Wealthy millennials expecting to attend a week-long luxury concert event in the Bahamas in late April were met with a huge disappointment. The Fyre Festival was being billed as “the cultural experience of the decade” by celebrities such as Bella Hadid, Amanda Reilly and Kendall Jenner.
When the guests arrived, they instead found sparse accommodations and learned that all of the bands had dropped out; some the night before.
Co-founder Billy McFarland was arrested on Friday by federal agents at his Manhattan home and charged with one count of wire fraud involving the 25-year-old entrepreneur’s scheme to defraud investors.
Joon H. Kim, the acting United States attorney for the Southern District of New York, said in a statement: “McFarland allegedly presented fake documents to induce investors to put over a million dollars into his company and the fiasco called the Fyre Festival.” McFarland could face a maximum of 20 years in prison if he’s convicted.
Rapper Ja Rule, a.k.a. Jeffrey Atkins, co-founder of the Fyre Festival scheme, is also in hot water as the duo faces more than a dozen lawsuits and McFarland is being accused of claiming fictitious financial information on documents given to prospective investors. However, according to his attorney, Stacey Richman, Ja Rule, “Mr. Atkins is not under arrest and we don’t perceive him to be a subject of this investigation.”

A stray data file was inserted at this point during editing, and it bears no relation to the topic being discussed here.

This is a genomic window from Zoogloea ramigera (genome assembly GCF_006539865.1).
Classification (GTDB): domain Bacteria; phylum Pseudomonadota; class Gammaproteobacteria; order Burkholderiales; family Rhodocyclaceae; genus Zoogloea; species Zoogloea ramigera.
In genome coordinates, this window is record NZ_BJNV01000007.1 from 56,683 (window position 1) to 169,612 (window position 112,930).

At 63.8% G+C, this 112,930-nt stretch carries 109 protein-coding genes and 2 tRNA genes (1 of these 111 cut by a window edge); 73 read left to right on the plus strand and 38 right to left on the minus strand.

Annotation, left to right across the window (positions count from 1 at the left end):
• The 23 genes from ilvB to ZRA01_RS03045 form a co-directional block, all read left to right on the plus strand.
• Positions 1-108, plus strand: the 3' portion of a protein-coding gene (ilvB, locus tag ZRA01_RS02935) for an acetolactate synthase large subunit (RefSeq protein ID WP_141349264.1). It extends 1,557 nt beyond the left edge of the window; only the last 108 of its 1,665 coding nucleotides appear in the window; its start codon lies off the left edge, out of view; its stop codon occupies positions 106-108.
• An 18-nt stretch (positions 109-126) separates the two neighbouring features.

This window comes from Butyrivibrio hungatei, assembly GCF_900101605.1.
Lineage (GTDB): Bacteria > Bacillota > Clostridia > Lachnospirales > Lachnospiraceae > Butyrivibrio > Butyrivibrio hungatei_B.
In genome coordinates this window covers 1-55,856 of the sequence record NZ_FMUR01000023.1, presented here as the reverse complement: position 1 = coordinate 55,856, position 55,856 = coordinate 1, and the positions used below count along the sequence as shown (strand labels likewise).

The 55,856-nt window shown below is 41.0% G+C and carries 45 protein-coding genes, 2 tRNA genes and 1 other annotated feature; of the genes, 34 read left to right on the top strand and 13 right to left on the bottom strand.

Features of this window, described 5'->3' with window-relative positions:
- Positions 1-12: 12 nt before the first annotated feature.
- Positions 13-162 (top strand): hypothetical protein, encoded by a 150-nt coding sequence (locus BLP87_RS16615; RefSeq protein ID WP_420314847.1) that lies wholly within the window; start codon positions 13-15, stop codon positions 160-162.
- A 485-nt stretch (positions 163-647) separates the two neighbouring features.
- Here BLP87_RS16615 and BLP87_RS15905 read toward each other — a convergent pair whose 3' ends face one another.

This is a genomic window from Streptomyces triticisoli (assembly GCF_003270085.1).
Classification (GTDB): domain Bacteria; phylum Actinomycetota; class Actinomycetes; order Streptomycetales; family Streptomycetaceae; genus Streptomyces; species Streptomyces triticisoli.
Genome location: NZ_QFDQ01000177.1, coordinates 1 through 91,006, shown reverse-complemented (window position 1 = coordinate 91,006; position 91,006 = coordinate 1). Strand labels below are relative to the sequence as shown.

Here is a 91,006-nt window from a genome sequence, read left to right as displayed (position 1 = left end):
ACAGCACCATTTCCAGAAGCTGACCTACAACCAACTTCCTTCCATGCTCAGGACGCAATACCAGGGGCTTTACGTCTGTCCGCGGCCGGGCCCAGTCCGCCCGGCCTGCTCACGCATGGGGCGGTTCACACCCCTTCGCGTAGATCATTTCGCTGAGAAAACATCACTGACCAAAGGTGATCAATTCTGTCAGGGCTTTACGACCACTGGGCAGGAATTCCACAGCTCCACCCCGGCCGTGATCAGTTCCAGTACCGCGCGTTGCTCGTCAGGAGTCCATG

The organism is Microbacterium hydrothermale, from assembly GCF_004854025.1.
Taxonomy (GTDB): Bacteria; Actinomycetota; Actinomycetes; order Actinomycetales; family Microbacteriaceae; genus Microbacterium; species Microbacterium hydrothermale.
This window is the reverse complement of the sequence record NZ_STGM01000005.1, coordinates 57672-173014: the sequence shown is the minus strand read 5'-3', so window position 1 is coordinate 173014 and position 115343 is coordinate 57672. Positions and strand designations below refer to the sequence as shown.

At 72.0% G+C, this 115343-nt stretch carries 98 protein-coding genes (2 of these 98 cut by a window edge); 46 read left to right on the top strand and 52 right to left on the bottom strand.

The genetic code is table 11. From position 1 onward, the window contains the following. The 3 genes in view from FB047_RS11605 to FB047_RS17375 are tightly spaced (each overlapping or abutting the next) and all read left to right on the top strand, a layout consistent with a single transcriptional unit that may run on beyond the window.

Supposed to take place on the weekends of April 28 and May 5, Fyre Festival was set up like a refugee camp on the remote island of Fyre Cay in the Bahamas’ Exumas islands. Concert-goers who paid thousands and expected the pinnacle of luxury were instead treated to warm drinks, cold cheese sandwiches and told to wait while organizers struggled to prepare accommodations in domed white tents.
The disgruntled crowd of drunk twenty-somethings soon learned that there would be no concerts after all and took to the Twitterverse to tell the world what had happened.
— Chris Black (@TheBlack) April 30, 2017
Most of the criminal complaint, which was unsealed on Friday, shows that the case relies on misrepresentations of financial information to people who invested in McFarland’s company, Fyre Media, and its subsidiary, Fyre Festival LLC. Fyre Media was basically a website that let people book celebrities for special events.
According to the complaint, sworn to by Brandon Racz, a special agent with the F.B.I., “at least two people invested about $1.2 million in the two companies; and in communications with these investors in 2016 and 2017, Mr. McFarland repeatedly overstated Fyre Media’s revenue from bookings and his own wealth.”
McFarland claimed that Fyre Media had earned millions of dollars in the past two years, when it really only took in $57,443. He also misrepresented his stock portfolio, showing investors a fake document that said he owned $2.5 million in shares, when it was really only worth $1,500.
McFarland’s scheme was revealed with the collapse of the Fyre Festival, which was shown on social media and news reports as a complete disaster. The man himself took to the airwaves to explain that a storm had ruined the accommodations just before the concert was scheduled. He also admitted, “We were simply in over our heads,” and offered concert-goers a full refund and free tickets to next year’s event, which will obviously never happen.
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